Teachers and Knife Crime

Professor Colin Diamond CBE, Professor of Educational Leadership School of Education, University of Birmingham When government ministers are looking for a soft target to test out their latest ideas or deflect blame for the failure of their policies, you can guarantee that they will turn to schools. In recent years secretaries of state have pronounced … Continue reading “Teachers and Knife Crime”

Should dogs be introduced to the classroom?

By Alison Broad, Director of Primary Education School of Education, University of Birmingham Dogs have traditionally assisted humans and their supportive roles continue to evolve and diversify. There are now courtroom facility dogs (Kaiser 2015) and even funeral therapy dogs, offering ‘love and support to the bereaved’ (Snead, 2018). More than half of Canadian universities … Continue reading “Should dogs be introduced to the classroom?”

How can we tackle the decline of modern languages?

By Dr Adam Cooke, Lecturer in Language Education School of Education, University of Birmingham The idea that languages may be struggling as a curriculum area is hardly new. The legendary Eric Hawkins first discussed a crisis in language learning way back in 1976. The issues so prevalent then: limited take up during the later secondary … Continue reading “How can we tackle the decline of modern languages?”

Advancing Equality in Higher Education

By Professor Kalwant Bhopal, Professor of Education and Social Justice Centre for Research in Race and Education, University of Birmingham An exploratory study of the Athena Swan and Race Equality Charters On Wednesday 13th March, Professor Kalwant Bhopal and Dr Holly Henderson participated in a dissemination event held at the University of Birmingham to discuss … Continue reading “Advancing Equality in Higher Education”

Is the new teacher retention plan feasible?

By Frances Child and Dr Anita Soni School of Education, University of Birmingham From offering cash incentives to a cut down on paperwork, recent plans by the Department of Education, led by Education Secretary Damian Hinds, have set out to tackle the apparent teacher retention crisis in the UK. This serious attempt to address the teacher … Continue reading “Is the new teacher retention plan feasible?”

Should schools rename Religious Education ‘Religion and Worldviews’?

By Professor Michael Hand and Dr Reza Gholami School of Education, University of Birmingham The Commission on Religious Education report has called for an overhaul to Religious Education (RE) in schools and has recommended that the subject should be called ‘religion and worldviews’, to reflect the diversity of today’s world and to incorporate worldviews such … Continue reading “Should schools rename Religious Education ‘Religion and Worldviews’?”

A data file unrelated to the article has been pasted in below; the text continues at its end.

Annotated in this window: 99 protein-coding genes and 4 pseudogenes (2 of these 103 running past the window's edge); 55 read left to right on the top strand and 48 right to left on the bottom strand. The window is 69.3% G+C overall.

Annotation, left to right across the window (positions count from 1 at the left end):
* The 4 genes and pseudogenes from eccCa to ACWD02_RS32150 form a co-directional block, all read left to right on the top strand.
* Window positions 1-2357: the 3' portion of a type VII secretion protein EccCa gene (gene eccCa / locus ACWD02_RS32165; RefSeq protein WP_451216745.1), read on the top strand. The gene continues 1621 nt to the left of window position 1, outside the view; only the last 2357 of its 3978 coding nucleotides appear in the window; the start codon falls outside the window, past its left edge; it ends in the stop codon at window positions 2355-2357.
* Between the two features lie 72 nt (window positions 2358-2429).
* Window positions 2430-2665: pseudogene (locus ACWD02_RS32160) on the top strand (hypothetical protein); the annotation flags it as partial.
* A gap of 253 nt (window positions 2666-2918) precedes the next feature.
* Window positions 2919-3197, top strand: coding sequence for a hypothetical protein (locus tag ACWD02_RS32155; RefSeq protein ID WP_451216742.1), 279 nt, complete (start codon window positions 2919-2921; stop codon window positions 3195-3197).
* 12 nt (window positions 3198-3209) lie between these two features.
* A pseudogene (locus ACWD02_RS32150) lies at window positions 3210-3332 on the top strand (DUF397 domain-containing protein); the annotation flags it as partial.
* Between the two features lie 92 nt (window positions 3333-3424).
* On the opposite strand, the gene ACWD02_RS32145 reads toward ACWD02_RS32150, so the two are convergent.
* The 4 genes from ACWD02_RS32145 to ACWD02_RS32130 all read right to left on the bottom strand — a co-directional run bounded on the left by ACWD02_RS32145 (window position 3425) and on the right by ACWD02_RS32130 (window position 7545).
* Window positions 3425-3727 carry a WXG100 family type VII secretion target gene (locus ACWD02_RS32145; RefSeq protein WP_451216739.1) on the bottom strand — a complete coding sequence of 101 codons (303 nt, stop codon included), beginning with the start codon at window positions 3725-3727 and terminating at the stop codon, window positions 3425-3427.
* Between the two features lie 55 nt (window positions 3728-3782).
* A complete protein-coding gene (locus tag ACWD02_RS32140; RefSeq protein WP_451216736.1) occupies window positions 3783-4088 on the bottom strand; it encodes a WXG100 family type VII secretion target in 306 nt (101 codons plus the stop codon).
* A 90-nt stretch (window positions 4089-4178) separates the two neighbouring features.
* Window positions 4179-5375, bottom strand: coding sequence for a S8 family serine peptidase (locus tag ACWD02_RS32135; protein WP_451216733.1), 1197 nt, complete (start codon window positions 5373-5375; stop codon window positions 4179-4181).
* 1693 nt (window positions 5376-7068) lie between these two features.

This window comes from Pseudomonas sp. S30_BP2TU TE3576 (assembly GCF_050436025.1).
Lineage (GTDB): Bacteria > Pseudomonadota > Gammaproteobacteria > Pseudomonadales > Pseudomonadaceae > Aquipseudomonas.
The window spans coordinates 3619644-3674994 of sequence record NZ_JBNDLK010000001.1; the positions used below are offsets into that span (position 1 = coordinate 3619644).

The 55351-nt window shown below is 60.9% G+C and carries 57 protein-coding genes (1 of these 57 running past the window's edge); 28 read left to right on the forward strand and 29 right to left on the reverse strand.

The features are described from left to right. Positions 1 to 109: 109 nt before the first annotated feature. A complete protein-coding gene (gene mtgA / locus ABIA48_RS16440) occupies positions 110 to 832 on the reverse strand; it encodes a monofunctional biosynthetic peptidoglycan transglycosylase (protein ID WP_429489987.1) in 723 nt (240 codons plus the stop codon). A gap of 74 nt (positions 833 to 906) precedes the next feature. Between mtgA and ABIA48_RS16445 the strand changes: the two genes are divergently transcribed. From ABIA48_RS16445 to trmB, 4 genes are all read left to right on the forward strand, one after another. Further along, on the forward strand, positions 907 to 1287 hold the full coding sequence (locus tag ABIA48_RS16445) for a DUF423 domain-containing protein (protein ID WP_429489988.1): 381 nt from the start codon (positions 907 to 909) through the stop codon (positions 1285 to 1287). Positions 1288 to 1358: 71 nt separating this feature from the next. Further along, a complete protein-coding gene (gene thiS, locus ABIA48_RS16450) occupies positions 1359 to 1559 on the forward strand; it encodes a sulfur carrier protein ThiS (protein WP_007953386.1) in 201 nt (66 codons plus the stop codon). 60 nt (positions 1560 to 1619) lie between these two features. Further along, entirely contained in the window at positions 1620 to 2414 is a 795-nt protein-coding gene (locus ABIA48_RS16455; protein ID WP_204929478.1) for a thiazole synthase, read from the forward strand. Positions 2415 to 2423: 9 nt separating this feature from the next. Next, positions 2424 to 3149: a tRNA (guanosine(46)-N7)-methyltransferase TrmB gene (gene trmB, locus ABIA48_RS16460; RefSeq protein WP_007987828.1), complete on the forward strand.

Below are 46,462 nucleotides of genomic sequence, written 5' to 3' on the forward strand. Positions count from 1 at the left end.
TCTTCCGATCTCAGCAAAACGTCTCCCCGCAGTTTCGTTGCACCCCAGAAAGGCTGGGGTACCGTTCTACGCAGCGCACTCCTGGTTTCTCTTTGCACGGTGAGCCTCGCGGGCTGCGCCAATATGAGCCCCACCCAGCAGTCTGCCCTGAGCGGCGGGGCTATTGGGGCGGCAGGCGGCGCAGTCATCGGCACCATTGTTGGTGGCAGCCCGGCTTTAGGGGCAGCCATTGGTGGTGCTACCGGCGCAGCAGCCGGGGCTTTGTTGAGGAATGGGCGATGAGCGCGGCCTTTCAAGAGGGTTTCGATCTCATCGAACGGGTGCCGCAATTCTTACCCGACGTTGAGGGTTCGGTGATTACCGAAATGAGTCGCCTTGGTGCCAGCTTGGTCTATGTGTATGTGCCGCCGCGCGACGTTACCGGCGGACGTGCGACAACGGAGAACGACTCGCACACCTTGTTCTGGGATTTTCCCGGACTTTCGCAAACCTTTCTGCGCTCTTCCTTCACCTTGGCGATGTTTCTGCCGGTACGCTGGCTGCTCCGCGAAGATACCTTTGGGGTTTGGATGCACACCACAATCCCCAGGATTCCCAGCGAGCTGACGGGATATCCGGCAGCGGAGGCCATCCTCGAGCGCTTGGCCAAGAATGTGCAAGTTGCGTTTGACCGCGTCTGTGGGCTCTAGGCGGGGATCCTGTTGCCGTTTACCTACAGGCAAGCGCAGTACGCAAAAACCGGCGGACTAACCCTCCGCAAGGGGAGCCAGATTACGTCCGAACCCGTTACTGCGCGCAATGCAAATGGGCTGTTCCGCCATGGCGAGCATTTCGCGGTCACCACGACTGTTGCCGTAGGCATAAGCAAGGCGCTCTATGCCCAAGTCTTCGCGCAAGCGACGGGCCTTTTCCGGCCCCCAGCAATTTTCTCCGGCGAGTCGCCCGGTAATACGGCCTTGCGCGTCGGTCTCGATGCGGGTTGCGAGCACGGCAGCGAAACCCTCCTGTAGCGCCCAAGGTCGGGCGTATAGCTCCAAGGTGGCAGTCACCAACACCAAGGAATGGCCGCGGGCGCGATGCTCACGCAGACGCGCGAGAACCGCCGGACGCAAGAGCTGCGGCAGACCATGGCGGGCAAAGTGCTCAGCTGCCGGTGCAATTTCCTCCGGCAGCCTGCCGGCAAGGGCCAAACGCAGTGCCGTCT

Happiness is in a good book

By Rachael Hunter, Research Fellow at the Jubilee Centre for Character and Virtues The child, through emulation, can develop the love of reading that the adult possesses. On the other hand, the child can enhance the adult’s virtues of open mindedness, optimism and courage, which come from a life less tainted by experience. The mental health … Continue reading “Happiness is in a good book”

Five Tips for International Students

By Dr Idlan Zakaria, Lecturer in Accounting Department of Accounting, University of Birmingham It wasn’t technically my first time in the UK when I arrived here almost two decades ago as a postgraduate student – my family and I spent a few years in the North of England (where my dad was a postgraduate student … Continue reading “Five Tips for International Students”

School progress measures are a missed opportunity for a fairer and more informative approach

By Tom Perry, Teaching Fellow, ​ University of Birmingham,  MA School Improvement and Educational Leadership Research Manager, Centre for the Use of Research and Evidence in Education (CUREE) The Progress 8 measures of school performance compare pupils’ GCSE results across 8 subjects to those of other pupils with the same primary school SATs results. There are many reasons … Continue reading “School progress measures are a missed opportunity for a fairer and more informative approach”